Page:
Objectives: The purpose of this study was to identify independent factors associated with impaired clinical status in late survivors of tetralogy of Fallot (TOF) repair.
Background: Repair of TOF often results in chronic pulmonary regurgitation (PR) and right ventricular (RV) dilation, which have been linked to late morbidity and mortality. However, determinants of clinical status late after TOF repair have not been fully characterized.
Methods: The clinical and laboratory data of 100 consecutive patients with repaired TOF (median 21 years after repair) who completed a cardiac magnetic resonance imaging protocol were analyzed. Impaired clinical status was defined as New York Heart Association (NYHA) functional class > or =III.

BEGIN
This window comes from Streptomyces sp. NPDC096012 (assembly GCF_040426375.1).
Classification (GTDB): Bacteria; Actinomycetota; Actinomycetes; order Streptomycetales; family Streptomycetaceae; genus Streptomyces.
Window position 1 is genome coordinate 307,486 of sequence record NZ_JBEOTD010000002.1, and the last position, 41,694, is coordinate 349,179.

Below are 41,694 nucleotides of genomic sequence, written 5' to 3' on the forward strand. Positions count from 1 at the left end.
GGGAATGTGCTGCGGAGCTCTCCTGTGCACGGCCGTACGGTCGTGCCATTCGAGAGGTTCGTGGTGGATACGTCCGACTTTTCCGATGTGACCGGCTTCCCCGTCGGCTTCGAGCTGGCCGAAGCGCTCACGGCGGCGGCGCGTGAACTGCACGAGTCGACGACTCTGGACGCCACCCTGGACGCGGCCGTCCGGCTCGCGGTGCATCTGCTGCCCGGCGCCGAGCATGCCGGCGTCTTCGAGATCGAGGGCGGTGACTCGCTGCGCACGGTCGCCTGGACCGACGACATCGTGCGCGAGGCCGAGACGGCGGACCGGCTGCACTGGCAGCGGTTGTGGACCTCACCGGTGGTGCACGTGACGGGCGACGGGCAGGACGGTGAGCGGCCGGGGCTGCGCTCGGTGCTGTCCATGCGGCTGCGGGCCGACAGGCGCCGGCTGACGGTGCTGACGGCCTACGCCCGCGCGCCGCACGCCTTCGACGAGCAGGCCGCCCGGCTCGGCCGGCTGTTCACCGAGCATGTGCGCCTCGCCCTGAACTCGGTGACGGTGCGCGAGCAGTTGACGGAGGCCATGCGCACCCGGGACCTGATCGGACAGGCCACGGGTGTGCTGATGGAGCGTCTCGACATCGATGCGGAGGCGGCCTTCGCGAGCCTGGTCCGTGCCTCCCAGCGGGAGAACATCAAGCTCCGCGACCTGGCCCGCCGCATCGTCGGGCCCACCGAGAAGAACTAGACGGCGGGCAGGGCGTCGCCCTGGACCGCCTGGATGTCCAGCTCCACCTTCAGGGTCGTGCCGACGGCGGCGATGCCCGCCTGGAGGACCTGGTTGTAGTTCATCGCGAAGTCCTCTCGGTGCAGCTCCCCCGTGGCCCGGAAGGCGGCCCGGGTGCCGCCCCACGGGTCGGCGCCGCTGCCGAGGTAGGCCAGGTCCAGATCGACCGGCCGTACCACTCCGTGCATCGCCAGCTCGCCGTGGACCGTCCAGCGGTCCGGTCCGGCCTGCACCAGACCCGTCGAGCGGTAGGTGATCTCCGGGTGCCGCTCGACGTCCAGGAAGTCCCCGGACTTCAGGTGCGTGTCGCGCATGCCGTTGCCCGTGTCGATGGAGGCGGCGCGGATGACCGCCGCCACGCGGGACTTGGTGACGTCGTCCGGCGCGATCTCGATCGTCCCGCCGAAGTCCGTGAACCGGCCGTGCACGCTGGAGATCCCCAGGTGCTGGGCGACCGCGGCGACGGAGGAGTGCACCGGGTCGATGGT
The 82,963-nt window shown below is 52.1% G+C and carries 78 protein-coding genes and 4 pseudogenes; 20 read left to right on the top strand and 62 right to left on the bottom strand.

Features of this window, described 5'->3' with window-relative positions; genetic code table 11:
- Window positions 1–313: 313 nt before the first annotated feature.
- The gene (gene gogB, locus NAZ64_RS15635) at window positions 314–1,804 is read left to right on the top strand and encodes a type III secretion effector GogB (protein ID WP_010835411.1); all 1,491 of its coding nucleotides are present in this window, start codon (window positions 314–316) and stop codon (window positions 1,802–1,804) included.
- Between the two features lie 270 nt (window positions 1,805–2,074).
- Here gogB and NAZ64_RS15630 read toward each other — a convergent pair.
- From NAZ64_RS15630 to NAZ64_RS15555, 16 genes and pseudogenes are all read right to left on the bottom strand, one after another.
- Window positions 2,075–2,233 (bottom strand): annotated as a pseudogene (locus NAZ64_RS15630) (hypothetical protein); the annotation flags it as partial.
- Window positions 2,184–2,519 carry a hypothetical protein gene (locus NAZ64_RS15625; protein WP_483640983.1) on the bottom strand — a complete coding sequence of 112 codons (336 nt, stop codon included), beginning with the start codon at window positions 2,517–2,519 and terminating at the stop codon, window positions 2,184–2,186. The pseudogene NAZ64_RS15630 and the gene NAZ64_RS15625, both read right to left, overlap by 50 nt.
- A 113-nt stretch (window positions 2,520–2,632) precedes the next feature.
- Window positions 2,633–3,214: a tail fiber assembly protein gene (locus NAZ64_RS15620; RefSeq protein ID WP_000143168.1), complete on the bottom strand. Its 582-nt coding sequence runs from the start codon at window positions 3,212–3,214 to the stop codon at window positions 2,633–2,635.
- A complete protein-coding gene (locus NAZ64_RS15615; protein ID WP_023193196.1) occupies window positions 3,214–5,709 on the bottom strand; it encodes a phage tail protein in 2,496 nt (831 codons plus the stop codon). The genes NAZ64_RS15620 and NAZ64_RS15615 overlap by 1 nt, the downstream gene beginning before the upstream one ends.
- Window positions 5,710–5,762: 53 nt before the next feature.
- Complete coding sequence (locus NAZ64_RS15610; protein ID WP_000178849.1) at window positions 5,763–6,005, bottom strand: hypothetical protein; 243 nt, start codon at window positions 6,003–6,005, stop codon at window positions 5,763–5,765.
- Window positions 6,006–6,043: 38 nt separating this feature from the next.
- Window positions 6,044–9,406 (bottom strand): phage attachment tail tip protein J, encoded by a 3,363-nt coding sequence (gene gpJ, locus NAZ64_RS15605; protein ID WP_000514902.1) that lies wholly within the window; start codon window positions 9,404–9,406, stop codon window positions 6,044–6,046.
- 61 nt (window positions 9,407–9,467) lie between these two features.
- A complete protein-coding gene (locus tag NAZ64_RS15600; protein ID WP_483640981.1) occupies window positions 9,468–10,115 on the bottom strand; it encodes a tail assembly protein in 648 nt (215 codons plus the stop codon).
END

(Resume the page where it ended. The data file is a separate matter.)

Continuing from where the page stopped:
Results: Of the patients, 88 were in NYHA functional class I or II and 12 were in NYHA functional class III. The degree of PR and indexed RV end-diastolic volume were not associated with impaired clinical status. By multivariate analysis, a lower left ventricular (LV) ejection fraction (EF) (odds ratio [OR] = 3.88 for 10% decrease, p = 0.002) and older age at TOF repair (OR = 1.70 for 5-year increase, p = 0.013) were the strongest independent factors associated with impaired clinical status. Among RV variables, a lower RV EF was the strongest independent factors associated with poor clinical status (OR = 2.41 for 10% decrease, p = 0.01). The LV EF correlated with RV EF (r = 0.58, p < 0.001).
Conclusions: Moderate or severe LV or RV systolic dysfunction, but not PR fraction or RV diastolic dimensions, is independently associated with impaired clinical status in long-term survivors of TOF repair. The close relationship between LV EF and RV EF suggests unfavorable ventricular-ventricular interaction.